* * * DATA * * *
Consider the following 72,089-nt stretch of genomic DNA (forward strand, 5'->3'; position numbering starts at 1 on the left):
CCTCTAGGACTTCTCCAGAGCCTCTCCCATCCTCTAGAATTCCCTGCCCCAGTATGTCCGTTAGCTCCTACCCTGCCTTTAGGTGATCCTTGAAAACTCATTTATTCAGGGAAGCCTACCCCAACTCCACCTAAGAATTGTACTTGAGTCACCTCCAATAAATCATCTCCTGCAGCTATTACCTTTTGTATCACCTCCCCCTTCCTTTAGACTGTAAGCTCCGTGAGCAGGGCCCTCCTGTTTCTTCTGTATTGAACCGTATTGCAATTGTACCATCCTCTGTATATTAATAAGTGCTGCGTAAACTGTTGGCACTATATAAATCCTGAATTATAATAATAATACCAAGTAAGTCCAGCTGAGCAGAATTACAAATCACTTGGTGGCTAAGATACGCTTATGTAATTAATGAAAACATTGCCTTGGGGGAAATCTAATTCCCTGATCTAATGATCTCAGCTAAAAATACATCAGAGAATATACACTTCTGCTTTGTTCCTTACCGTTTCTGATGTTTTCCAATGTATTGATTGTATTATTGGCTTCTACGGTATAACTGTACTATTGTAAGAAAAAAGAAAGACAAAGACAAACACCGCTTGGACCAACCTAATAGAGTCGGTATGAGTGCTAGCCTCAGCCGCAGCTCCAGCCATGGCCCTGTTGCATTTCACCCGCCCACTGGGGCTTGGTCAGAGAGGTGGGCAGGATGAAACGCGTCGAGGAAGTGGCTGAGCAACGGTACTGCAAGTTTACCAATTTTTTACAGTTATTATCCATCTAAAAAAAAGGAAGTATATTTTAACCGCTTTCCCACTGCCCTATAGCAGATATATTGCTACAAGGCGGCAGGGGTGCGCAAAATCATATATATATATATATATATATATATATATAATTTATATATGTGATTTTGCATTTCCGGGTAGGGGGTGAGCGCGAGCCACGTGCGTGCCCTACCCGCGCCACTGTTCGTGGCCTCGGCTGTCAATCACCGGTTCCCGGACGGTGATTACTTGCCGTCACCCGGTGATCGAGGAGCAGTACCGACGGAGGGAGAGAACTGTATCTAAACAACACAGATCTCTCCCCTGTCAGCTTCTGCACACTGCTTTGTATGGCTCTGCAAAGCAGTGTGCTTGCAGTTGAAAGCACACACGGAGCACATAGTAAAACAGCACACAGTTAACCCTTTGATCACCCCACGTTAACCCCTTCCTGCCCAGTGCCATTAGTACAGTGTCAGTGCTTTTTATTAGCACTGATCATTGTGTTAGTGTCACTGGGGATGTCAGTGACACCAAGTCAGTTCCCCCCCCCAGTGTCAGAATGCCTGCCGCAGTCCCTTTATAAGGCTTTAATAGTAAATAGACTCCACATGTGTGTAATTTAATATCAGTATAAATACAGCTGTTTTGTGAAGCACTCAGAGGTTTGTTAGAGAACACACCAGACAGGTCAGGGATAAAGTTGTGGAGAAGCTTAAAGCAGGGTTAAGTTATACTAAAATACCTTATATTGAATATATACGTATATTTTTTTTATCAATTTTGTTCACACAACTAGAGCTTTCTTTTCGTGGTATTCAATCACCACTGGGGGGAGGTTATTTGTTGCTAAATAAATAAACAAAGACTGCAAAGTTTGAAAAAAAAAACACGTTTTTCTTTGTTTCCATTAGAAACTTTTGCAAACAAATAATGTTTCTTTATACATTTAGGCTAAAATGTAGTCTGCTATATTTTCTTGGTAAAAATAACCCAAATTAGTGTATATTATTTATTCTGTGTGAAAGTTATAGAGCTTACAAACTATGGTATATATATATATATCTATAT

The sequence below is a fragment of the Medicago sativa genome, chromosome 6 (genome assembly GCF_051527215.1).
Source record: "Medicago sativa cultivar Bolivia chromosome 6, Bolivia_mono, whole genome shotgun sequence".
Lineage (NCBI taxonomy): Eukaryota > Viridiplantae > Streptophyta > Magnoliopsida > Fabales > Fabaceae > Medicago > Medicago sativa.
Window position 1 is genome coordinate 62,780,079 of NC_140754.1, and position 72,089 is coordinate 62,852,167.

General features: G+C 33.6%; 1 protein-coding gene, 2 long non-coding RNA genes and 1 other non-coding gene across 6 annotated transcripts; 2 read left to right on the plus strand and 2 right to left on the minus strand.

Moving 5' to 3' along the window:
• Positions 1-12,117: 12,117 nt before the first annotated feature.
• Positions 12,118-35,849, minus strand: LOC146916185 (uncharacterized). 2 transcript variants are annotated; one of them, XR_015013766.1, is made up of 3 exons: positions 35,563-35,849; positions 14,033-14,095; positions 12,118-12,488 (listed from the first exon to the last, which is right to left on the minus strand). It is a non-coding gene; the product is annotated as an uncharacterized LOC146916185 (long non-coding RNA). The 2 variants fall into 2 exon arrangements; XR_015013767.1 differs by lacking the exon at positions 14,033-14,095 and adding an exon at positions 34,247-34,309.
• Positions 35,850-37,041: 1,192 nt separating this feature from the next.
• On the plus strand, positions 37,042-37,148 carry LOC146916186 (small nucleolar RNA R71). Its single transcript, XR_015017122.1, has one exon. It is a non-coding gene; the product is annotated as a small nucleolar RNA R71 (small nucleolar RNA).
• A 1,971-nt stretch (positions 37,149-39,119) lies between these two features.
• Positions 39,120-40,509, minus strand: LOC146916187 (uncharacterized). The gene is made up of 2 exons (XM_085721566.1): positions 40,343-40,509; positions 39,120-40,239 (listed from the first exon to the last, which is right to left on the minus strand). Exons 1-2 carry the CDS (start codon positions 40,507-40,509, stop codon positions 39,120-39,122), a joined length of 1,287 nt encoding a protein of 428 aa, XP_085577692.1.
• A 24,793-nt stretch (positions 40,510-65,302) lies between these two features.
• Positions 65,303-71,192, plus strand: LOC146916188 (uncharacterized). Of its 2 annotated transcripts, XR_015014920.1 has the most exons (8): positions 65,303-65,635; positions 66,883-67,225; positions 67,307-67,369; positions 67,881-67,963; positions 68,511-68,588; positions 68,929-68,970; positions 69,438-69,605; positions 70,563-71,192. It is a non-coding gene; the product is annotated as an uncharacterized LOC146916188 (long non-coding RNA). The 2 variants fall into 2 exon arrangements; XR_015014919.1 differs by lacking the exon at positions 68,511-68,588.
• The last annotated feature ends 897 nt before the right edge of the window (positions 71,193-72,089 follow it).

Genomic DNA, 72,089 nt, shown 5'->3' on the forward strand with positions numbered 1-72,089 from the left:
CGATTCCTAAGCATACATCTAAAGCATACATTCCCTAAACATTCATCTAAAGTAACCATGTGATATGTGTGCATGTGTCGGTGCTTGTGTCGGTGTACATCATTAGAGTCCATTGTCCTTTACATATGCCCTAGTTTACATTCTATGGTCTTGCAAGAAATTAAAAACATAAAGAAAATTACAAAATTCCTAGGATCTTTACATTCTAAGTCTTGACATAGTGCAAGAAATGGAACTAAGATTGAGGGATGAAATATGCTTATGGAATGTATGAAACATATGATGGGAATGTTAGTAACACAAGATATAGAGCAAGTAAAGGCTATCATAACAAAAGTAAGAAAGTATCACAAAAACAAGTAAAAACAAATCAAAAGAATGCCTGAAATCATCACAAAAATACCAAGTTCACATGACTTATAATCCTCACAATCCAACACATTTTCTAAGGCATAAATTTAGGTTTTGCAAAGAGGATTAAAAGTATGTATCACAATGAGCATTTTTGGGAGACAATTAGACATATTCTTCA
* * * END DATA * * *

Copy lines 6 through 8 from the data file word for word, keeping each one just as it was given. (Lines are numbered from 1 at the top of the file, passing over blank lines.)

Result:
Window position 1 is genome coordinate 62,780,079 of NC_140754.1, and position 72,089 is coordinate 62,852,167.

General features: G+C 33.6%; 1 protein-coding gene, 2 long non-coding RNA genes and 1 other non-coding gene across 6 annotated transcripts; 2 read left to right on the plus strand and 2 right to left on the minus strand.

Moving 5' to 3' along the window: